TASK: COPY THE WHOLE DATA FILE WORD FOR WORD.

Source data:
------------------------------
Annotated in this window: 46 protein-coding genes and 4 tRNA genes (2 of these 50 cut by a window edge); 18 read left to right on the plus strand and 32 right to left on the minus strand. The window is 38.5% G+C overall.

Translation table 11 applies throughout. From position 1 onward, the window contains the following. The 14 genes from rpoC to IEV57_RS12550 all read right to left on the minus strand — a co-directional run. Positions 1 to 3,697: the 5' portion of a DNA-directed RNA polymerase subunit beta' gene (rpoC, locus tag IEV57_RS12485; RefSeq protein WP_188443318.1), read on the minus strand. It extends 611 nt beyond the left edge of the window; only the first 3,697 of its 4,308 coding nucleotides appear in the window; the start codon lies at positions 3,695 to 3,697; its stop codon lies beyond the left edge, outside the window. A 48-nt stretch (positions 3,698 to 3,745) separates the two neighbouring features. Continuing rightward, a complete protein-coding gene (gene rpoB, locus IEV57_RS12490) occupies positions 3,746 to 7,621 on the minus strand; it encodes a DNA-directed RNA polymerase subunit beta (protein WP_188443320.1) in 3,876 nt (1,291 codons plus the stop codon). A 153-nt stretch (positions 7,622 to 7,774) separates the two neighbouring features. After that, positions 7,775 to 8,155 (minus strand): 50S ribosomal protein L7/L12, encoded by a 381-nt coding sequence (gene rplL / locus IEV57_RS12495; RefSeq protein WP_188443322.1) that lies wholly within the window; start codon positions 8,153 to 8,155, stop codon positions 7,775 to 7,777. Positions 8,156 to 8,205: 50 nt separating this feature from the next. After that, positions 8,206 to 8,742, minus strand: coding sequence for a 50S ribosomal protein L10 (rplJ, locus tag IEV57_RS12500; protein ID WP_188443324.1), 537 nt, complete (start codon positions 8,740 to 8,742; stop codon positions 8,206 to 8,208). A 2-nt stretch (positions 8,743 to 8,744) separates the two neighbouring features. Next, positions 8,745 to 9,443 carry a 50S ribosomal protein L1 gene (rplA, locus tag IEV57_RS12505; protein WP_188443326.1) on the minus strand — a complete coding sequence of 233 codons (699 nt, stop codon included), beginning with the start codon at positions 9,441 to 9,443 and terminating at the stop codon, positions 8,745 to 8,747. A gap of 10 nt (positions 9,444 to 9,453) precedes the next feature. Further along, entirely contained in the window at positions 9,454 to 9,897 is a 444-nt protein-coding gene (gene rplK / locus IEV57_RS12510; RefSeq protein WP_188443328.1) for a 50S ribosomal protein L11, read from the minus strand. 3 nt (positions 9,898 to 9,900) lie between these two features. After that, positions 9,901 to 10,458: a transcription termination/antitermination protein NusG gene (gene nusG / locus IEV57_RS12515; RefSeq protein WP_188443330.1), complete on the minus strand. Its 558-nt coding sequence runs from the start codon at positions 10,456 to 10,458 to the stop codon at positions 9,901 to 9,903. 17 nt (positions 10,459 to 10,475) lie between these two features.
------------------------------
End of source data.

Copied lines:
Annotated in this window: 46 protein-coding genes and 4 tRNA genes (2 of these 50 cut by a window edge); 18 read left to right on the plus strand and 32 right to left on the minus strand. The window is 38.5% G+C overall.

Translation table 11 applies throughout. From position 1 onward, the window contains the following. The 14 genes from rpoC to IEV57_RS12550 all read right to left on the minus strand — a co-directional run. Positions 1 to 3,697: the 5' portion of a DNA-directed RNA polymerase subunit beta' gene (rpoC, locus tag IEV57_RS12485; RefSeq protein WP_188443318.1), read on the minus strand. It extends 611 nt beyond the left edge of the window; only the first 3,697 of its 4,308 coding nucleotides appear in the window; the start codon lies at positions 3,695 to 3,697; its stop codon lies beyond the left edge, outside the window. A 48-nt stretch (positions 3,698 to 3,745) separates the two neighbouring features. Continuing rightward, a complete protein-coding gene (gene rpoB, locus IEV57_RS12490) occupies positions 3,746 to 7,621 on the minus strand; it encodes a DNA-directed RNA polymerase subunit beta (protein WP_188443320.1) in 3,876 nt (1,291 codons plus the stop codon). A 153-nt stretch (positions 7,622 to 7,774) separates the two neighbouring features. After that, positions 7,775 to 8,155 (minus strand): 50S ribosomal protein L7/L12, encoded by a 381-nt coding sequence (gene rplL / locus IEV57_RS12495; RefSeq protein WP_188443322.1) that lies wholly within the window; start codon positions 8,153 to 8,155, stop codon positions 7,775 to 7,777. Positions 8,156 to 8,205: 50 nt separating this feature from the next. After that, positions 8,206 to 8,742, minus strand: coding sequence for a 50S ribosomal protein L10 (rplJ, locus tag IEV57_RS12500; protein ID WP_188443324.1), 537 nt, complete (start codon positions 8,740 to 8,742; stop codon positions 8,206 to 8,208). A 2-nt stretch (positions 8,743 to 8,744) separates the two neighbouring features. Next, positions 8,745 to 9,443 carry a 50S ribosomal protein L1 gene (rplA, locus tag IEV57_RS12505; protein WP_188443326.1) on the minus strand — a complete coding sequence of 233 codons (699 nt, stop codon included), beginning with the start codon at positions 9,441 to 9,443 and terminating at the stop codon, positions 8,745 to 8,747. A gap of 10 nt (positions 9,444 to 9,453) precedes the next feature. Further along, entirely contained in the window at positions 9,454 to 9,897 is a 444-nt protein-coding gene (gene rplK / locus IEV57_RS12510; RefSeq protein WP_188443328.1) for a 50S ribosomal protein L11, read from the minus strand. 3 nt (positions 9,898 to 9,900) lie between these two features. After that, positions 9,901 to 10,458: a transcription termination/antitermination protein NusG gene (gene nusG / locus IEV57_RS12515; RefSeq protein WP_188443330.1), complete on the minus strand. Its 558-nt coding sequence runs from the start codon at positions 10,456 to 10,458 to the stop codon at positions 9,901 to 9,903. 17 nt (positions 10,459 to 10,475) lie between these two features.